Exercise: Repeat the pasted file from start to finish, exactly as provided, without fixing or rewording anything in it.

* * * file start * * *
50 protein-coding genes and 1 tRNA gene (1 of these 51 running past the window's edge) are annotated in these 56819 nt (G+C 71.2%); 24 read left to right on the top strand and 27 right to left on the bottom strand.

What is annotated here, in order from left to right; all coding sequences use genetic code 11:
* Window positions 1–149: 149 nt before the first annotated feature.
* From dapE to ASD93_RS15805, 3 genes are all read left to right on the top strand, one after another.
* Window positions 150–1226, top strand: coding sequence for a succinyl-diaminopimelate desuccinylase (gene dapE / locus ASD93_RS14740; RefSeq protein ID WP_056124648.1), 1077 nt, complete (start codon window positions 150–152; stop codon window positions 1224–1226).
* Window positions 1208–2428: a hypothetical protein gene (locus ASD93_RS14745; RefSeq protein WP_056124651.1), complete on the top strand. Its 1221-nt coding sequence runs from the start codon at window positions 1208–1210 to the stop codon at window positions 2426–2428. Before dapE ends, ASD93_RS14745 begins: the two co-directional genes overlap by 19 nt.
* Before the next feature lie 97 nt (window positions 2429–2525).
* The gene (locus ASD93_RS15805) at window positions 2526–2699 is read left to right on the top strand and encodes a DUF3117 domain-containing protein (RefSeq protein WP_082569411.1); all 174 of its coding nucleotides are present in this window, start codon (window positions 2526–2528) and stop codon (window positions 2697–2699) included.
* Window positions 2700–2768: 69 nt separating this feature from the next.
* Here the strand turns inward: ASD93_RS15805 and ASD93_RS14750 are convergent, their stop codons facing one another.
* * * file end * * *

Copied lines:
50 protein-coding genes and 1 tRNA gene (1 of these 51 running past the window's edge) are annotated in these 56819 nt (G+C 71.2%); 24 read left to right on the top strand and 27 right to left on the bottom strand.

What is annotated here, in order from left to right; all coding sequences use genetic code 11:
* Window positions 1–149: 149 nt before the first annotated feature.
* From dapE to ASD93_RS15805, 3 genes are all read left to right on the top strand, one after another.
* Window positions 150–1226, top strand: coding sequence for a succinyl-diaminopimelate desuccinylase (gene dapE / locus ASD93_RS14740; RefSeq protein ID WP_056124648.1), 1077 nt, complete (start codon window positions 150–152; stop codon window positions 1224–1226).
* Window positions 1208–2428: a hypothetical protein gene (locus ASD93_RS14745; RefSeq protein WP_056124651.1), complete on the top strand. Its 1221-nt coding sequence runs from the start codon at window positions 1208–1210 to the stop codon at window positions 2426–2428. Before dapE ends, ASD93_RS14745 begins: the two co-directional genes overlap by 19 nt.
* Before the next feature lie 97 nt (window positions 2429–2525).
* The gene (locus ASD93_RS15805) at window positions 2526–2699 is read left to right on the top strand and encodes a DUF3117 domain-containing protein (RefSeq protein WP_082569411.1); all 174 of its coding nucleotides are present in this window, start codon (window positions 2526–2528) and stop codon (window positions 2697–2699) included.
* Window positions 2700–2768: 69 nt separating this feature from the next.
* Here the strand turns inward: ASD93_RS15805 and ASD93_RS14750 are convergent, their stop codons facing one another.